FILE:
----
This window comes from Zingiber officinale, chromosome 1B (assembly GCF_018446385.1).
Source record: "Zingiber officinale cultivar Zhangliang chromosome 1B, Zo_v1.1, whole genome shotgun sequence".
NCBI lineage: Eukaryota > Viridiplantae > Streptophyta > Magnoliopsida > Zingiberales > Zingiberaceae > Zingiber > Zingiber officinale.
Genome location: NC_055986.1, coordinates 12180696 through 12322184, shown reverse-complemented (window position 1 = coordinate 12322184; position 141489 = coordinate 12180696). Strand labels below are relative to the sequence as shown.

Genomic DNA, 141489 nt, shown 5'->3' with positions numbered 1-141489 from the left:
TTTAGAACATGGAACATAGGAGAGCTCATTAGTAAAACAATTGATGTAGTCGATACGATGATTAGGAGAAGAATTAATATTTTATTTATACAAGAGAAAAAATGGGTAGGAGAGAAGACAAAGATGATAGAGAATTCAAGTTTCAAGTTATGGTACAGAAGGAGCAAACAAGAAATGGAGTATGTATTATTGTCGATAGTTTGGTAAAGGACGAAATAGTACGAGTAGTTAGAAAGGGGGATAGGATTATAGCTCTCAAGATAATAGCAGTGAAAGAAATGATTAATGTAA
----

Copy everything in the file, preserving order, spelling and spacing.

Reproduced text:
This window comes from Zingiber officinale, chromosome 1B (assembly GCF_018446385.1).
Source record: "Zingiber officinale cultivar Zhangliang chromosome 1B, Zo_v1.1, whole genome shotgun sequence".
NCBI lineage: Eukaryota > Viridiplantae > Streptophyta > Magnoliopsida > Zingiberales > Zingiberaceae > Zingiber > Zingiber officinale.
Genome location: NC_055986.1, coordinates 12180696 through 12322184, shown reverse-complemented (window position 1 = coordinate 12322184; position 141489 = coordinate 12180696). Strand labels below are relative to the sequence as shown.

Genomic DNA, 141489 nt, shown 5'->3' with positions numbered 1-141489 from the left:
TTTAGAACATGGAACATAGGAGAGCTCATTAGTAAAACAATTGATGTAGTCGATACGATGATTAGGAGAAGAATTAATATTTTATTTATACAAGAGAAAAAATGGGTAGGAGAGAAGACAAAGATGATAGAGAATTCAAGTTTCAAGTTATGGTACAGAAGGAGCAAACAAGAAATGGAGTATGTATTATTGTCGATAGTTTGGTAAAGGACGAAATAGTACGAGTAGTTAGAAAGGGGGATAGGATTATAGCTCTCAAGATAATAGCAGTGAAAGAAATGATTAATGTAA